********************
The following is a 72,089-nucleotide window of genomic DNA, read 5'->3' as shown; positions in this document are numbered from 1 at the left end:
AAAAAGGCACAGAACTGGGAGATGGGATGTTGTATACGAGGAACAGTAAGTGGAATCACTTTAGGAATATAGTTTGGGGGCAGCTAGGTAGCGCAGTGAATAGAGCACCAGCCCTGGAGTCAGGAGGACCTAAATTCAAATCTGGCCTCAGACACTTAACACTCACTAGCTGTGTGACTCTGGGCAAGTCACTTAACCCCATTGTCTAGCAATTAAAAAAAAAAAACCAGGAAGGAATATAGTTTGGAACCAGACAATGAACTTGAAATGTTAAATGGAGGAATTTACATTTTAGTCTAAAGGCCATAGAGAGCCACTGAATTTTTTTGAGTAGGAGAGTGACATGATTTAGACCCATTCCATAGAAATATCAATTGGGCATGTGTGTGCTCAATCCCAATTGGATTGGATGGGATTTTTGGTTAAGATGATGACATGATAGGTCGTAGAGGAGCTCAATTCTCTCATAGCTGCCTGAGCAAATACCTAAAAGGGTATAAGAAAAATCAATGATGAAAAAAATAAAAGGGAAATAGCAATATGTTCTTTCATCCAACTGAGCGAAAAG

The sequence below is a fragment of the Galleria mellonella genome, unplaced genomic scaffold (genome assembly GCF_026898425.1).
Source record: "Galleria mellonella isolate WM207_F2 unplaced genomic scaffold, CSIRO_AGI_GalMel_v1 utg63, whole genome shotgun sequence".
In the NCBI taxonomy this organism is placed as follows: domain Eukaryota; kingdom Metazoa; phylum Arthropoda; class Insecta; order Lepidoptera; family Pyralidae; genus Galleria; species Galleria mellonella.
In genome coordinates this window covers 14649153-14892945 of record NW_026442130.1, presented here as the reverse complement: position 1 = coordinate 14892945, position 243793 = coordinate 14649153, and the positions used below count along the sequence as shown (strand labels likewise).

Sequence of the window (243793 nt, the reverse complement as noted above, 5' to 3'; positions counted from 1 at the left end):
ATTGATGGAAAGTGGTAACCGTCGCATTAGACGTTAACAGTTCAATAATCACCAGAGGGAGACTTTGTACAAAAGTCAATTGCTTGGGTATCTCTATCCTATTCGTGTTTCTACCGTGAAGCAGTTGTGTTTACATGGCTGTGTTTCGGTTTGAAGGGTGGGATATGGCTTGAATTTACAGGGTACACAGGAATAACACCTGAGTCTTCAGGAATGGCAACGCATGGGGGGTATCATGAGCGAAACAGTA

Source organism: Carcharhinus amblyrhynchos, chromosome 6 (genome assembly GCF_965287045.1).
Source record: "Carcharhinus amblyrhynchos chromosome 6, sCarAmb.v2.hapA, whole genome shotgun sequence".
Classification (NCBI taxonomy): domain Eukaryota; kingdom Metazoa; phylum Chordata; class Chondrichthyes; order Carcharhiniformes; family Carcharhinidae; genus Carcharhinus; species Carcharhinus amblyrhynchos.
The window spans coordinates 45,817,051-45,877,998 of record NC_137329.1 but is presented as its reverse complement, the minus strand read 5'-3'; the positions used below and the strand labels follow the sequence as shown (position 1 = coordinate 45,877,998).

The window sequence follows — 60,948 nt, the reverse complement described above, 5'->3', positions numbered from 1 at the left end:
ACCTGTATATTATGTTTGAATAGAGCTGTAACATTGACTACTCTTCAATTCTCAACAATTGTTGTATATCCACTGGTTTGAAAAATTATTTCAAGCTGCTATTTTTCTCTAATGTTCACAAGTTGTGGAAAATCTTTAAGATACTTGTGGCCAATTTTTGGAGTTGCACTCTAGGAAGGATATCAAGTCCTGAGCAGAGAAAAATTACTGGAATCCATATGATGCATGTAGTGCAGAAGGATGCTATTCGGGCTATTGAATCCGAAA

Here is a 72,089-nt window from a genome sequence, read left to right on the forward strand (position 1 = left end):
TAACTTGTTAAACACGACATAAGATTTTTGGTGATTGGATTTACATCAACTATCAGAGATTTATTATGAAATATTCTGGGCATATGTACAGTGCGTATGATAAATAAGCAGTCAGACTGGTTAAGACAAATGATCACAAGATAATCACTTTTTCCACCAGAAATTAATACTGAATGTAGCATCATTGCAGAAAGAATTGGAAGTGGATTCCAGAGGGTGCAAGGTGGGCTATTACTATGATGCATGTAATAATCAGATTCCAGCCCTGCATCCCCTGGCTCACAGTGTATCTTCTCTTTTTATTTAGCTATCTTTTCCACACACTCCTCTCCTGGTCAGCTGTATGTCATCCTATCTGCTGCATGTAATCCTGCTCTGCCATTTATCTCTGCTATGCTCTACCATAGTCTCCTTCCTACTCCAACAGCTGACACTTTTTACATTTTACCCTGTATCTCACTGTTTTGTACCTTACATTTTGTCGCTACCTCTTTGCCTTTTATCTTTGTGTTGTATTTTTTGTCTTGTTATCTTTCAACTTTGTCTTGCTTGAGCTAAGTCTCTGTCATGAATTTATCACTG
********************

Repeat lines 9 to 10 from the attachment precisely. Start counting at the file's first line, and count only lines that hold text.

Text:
Source organism: Carcharhinus amblyrhynchos, chromosome 6 (genome assembly GCF_965287045.1).
Source record: "Carcharhinus amblyrhynchos chromosome 6, sCarAmb.v2.hapA, whole genome shotgun sequence".